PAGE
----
Bird Safety


DANGERS INSIDE YOUR HOUSE:

Any non-stick cookware to include frying pans, pots, griddles, waffle irons and George Foreman grills that have a non-stick coating such as Teflon WILL kill your bird. The non-stick coating releases fumes that are toxic to parrots and people. Oven Roaster bags are also dangerous. Even if your bird’s cage isn’t in the kitchen, your HVAC system will circulate the fumes through your house and it will still injure or kill your bird. Self-cleaning ovens will also release dangerous fumes when used in self-clean mode. DO NOT USE the above items with your bird in the house.

Pots of water and open toilet seat lids. Your bird cannot swim and will drown if it falls into any standing water. Boiling water is another threat to parrots, especially those that are flighted. Keep your birds locked in their cages while you are cooking. 

Plug-in air fresheners, aerosol sprays and certain types of candles are all toxic to parrots. 

Keep your bird’s wings trimmed. We realize this is a controversial subject, but we get a phone call AT LEAST once a week about the death, serious injury or escape of a flighted bird (almost all of which could have been prevented had the bird been trimmed). Birds that are kept trimmed stay more tame and are MUCH less likely to have an accident. Birds do not have an understanding of walls, mirrors and windows and can break their necks if they fly into them. Flighted birds have also been shut in closing doors and flown out open doors and windows only to starve or be eaten by a hawk.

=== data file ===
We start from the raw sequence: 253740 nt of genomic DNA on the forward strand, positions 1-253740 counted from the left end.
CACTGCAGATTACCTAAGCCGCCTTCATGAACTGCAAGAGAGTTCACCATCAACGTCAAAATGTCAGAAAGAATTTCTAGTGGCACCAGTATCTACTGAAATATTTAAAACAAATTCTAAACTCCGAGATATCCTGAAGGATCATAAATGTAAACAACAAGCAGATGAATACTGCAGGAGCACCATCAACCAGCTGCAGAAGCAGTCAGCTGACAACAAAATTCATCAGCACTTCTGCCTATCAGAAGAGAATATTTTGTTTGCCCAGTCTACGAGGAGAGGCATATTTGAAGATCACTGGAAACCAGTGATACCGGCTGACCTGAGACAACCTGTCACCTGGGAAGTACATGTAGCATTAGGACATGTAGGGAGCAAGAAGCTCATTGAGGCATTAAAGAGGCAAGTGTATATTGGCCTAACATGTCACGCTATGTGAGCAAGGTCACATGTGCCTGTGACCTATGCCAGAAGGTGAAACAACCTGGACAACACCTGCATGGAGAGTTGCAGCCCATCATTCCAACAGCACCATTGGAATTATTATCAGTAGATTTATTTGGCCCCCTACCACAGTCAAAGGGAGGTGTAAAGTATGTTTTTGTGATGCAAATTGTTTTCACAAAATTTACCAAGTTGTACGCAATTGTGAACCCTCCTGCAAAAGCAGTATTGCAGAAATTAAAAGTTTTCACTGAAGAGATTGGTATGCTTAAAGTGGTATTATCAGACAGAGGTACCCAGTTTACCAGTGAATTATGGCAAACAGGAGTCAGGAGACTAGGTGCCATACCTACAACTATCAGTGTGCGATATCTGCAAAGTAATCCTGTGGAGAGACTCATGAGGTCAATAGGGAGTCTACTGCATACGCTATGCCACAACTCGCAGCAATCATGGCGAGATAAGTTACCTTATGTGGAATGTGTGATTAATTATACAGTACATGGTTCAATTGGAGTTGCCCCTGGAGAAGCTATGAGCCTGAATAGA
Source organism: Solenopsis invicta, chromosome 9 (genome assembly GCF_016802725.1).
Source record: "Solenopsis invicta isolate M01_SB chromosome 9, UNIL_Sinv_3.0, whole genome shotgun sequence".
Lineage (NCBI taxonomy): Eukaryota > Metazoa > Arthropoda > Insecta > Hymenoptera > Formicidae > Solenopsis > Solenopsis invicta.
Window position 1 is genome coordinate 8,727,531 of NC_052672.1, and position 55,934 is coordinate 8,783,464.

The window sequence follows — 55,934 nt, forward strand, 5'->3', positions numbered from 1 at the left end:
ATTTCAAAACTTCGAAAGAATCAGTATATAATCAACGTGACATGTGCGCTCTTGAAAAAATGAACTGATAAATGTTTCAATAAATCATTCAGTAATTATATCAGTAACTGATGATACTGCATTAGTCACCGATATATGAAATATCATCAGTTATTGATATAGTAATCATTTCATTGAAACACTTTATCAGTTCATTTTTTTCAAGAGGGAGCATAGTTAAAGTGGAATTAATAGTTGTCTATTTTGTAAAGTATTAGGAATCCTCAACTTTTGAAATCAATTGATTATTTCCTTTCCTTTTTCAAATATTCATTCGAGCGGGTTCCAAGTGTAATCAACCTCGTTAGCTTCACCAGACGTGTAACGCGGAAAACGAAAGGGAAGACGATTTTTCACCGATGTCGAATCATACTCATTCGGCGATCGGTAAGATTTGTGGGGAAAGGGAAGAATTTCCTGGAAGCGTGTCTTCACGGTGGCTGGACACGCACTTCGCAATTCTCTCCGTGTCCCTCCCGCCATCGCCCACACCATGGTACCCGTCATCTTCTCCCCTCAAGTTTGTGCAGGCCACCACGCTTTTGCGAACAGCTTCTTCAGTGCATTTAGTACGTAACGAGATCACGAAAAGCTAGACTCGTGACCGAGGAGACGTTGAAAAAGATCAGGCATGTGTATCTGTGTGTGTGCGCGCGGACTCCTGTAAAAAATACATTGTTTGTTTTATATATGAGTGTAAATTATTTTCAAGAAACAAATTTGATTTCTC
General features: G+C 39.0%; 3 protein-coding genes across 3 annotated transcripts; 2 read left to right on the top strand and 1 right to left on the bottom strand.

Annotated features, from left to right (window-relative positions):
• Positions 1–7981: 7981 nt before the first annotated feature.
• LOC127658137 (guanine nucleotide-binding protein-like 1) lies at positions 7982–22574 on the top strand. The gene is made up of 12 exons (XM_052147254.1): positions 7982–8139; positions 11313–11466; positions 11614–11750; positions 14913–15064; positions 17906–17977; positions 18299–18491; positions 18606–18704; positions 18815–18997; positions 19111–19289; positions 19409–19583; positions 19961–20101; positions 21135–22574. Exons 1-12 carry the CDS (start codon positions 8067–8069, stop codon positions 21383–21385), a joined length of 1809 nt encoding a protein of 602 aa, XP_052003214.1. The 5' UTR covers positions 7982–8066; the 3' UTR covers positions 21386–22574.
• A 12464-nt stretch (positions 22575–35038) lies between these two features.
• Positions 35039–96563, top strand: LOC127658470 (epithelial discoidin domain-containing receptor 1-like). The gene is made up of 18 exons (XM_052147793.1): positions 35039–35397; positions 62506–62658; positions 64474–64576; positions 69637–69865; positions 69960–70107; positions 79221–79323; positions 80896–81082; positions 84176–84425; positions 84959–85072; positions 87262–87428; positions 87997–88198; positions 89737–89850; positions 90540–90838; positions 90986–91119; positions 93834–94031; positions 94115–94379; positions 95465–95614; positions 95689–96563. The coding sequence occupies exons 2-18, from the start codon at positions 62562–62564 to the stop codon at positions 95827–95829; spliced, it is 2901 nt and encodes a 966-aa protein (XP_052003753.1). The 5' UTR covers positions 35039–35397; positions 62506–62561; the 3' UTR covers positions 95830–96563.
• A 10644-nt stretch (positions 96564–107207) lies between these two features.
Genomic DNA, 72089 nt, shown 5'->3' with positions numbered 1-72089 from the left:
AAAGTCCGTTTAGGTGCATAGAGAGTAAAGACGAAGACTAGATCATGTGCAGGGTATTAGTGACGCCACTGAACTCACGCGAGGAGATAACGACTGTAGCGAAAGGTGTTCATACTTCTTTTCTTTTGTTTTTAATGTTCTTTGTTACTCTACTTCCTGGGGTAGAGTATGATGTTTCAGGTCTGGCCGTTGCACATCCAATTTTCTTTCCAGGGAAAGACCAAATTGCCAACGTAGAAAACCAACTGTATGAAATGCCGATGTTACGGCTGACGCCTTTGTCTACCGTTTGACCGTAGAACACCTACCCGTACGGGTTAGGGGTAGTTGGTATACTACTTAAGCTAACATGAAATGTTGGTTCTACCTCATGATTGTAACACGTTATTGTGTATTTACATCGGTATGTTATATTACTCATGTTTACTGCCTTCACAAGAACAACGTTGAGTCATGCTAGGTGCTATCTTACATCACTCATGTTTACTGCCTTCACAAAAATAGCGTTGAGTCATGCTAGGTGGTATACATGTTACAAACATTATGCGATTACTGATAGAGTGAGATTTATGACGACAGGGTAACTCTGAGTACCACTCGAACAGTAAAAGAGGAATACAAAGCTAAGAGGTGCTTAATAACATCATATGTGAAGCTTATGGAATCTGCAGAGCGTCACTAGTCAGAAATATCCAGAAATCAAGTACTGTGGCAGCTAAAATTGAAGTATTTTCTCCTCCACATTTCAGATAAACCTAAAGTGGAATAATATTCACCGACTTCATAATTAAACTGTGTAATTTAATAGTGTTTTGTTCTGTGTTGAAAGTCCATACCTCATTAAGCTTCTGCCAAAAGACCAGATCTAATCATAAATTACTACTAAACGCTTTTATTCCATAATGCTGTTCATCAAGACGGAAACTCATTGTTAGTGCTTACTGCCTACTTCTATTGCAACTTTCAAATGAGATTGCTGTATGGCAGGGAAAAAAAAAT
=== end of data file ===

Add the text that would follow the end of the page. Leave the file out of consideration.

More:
Fresh fruits and vegetables are extremely good for parrots and should be a regular part of their diet, but chocolate and avocado are toxic. 

OUTDOOR SAFETY:

NEVER take your bird outside unless it is in a carrier or a harness. Just because a bird’s wings are trimmed doesn’t mean it can’t fly. Many parrots that fly away and are never found had trimmed wings.

Hawks WILL fly down and take your bird off of your shoulder, be aware of your surroundings and if you see a hawk take your bird inside.
Parrots need sunshine in order to produce vitamin D and synthesize calcium. When the weather is nice, get your bird outside as much as possible but do so in a safe manner.

Outdoor cages are a safe way to take your bird outside, but never leave the bird unattended while in the cage and make sure the bird has access to shade so it doesn’t overheat.